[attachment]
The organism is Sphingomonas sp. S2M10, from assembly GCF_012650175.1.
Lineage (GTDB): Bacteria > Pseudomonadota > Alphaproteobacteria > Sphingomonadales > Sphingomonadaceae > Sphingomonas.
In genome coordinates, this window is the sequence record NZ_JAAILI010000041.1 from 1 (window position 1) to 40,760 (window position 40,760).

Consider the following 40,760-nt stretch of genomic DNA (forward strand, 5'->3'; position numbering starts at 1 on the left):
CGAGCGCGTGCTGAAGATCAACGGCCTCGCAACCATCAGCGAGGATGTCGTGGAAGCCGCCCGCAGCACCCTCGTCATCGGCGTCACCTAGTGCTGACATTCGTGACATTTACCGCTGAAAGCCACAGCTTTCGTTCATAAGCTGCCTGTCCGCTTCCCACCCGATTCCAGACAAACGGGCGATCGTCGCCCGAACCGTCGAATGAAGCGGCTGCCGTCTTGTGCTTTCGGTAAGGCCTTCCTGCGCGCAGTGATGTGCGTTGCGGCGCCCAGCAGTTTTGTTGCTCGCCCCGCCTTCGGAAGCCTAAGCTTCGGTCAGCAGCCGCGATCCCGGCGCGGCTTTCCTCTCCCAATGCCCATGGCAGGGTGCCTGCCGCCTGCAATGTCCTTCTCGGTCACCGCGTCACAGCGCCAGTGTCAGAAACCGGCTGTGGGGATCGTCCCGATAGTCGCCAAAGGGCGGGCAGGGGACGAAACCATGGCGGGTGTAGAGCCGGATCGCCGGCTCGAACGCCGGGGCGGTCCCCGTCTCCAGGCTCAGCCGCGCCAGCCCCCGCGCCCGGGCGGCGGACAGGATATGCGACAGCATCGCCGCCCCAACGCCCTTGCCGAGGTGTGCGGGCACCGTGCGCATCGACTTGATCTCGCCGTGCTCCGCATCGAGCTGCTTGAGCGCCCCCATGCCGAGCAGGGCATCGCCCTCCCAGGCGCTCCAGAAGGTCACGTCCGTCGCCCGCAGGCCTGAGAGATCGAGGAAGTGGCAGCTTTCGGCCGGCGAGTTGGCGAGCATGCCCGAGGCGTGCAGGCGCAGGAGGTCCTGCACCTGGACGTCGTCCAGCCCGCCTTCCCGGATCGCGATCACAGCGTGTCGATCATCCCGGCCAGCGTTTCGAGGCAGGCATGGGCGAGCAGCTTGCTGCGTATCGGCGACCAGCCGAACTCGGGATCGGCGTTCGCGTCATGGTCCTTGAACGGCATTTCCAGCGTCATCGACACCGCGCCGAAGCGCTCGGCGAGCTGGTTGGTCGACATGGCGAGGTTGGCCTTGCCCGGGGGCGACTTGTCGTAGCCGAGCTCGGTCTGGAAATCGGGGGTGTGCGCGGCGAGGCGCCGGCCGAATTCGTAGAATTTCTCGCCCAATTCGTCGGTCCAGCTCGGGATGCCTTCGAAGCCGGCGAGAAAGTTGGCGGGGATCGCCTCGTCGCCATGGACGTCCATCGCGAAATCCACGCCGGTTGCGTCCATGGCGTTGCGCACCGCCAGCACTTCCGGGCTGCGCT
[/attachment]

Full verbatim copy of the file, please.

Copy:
The organism is Sphingomonas sp. S2M10, from assembly GCF_012650175.1.
Lineage (GTDB): Bacteria > Pseudomonadota > Alphaproteobacteria > Sphingomonadales > Sphingomonadaceae > Sphingomonas.
In genome coordinates, this window is the sequence record NZ_JAAILI010000041.1 from 1 (window position 1) to 40,760 (window position 40,760).

Consider the following 40,760-nt stretch of genomic DNA (forward strand, 5'->3'; position numbering starts at 1 on the left):
CGAGCGCGTGCTGAAGATCAACGGCCTCGCAACCATCAGCGAGGATGTCGTGGAAGCCGCCCGCAGCACCCTCGTCATCGGCGTCACCTAGTGCTGACATTCGTGACATTTACCGCTGAAAGCCACAGCTTTCGTTCATAAGCTGCCTGTCCGCTTCCCACCCGATTCCAGACAAACGGGCGATCGTCGCCCGAACCGTCGAATGAAGCGGCTGCCGTCTTGTGCTTTCGGTAAGGCCTTCCTGCGCGCAGTGATGTGCGTTGCGGCGCCCAGCAGTTTTGTTGCTCGCCCCGCCTTCGGAAGCCTAAGCTTCGGTCAGCAGCCGCGATCCCGGCGCGGCTTTCCTCTCCCAATGCCCATGGCAGGGTGCCTGCCGCCTGCAATGTCCTTCTCGGTCACCGCGTCACAGCGCCAGTGTCAGAAACCGGCTGTGGGGATCGTCCCGATAGTCGCCAAAGGGCGGGCAGGGGACGAAACCATGGCGGGTGTAGAGCCGGATCGCCGGCTCGAACGCCGGGGCGGTCCCCGTCTCCAGGCTCAGCCGCGCCAGCCCCCGCGCCCGGGCGGCGGACAGGATATGCGACAGCATCGCCGCCCCAACGCCCTTGCCGAGGTGTGCGGGCACCGTGCGCATCGACTTGATCTCGCCGTGCTCCGCATCGAGCTGCTTGAGCGCCCCCATGCCGAGCAGGGCATCGCCCTCCCAGGCGCTCCAGAAGGTCACGTCCGTCGCCCGCAGGCCTGAGAGATCGAGGAAGTGGCAGCTTTCGGCCGGCGAGTTGGCGAGCATGCCCGAGGCGTGCAGGCGCAGGAGGTCCTGCACCTGGACGTCGTCCAGCCCGCCTTCCCGGATCGCGATCACAGCGTGTCGATCATCCCGGCCAGCGTTTCGAGGCAGGCATGGGCGAGCAGCTTGCTGCGTATCGGCGACCAGCCGAACTCGGGATCGGCGTTCGCGTCATGGTCCTTGAACGGCATTTCCAGCGTCATCGACACCGCGCCGAAGCGCTCGGCGAGCTGGTTGGTCGACATGGCGAGGTTGGCCTTGCCCGGGGGCGACTTGTCGTAGCCGAGCTCGGTCTGGAAATCGGGGGTGTGCGCGGCGAGGCGCCGGCCGAATTCGTAGAATTTCTCGCCCAATTCGTCGGTCCAGCTCGGGATGCCTTCGAAGCCGGCGAGAAAGTTGGCGGGGATCGCCTCGTCGCCATGGACGTCCATCGCGAAATCCACGCCGGTTGCGTCCATGGCGTTGCGCACCGCCAGCACTTCCGGGCTGCGCT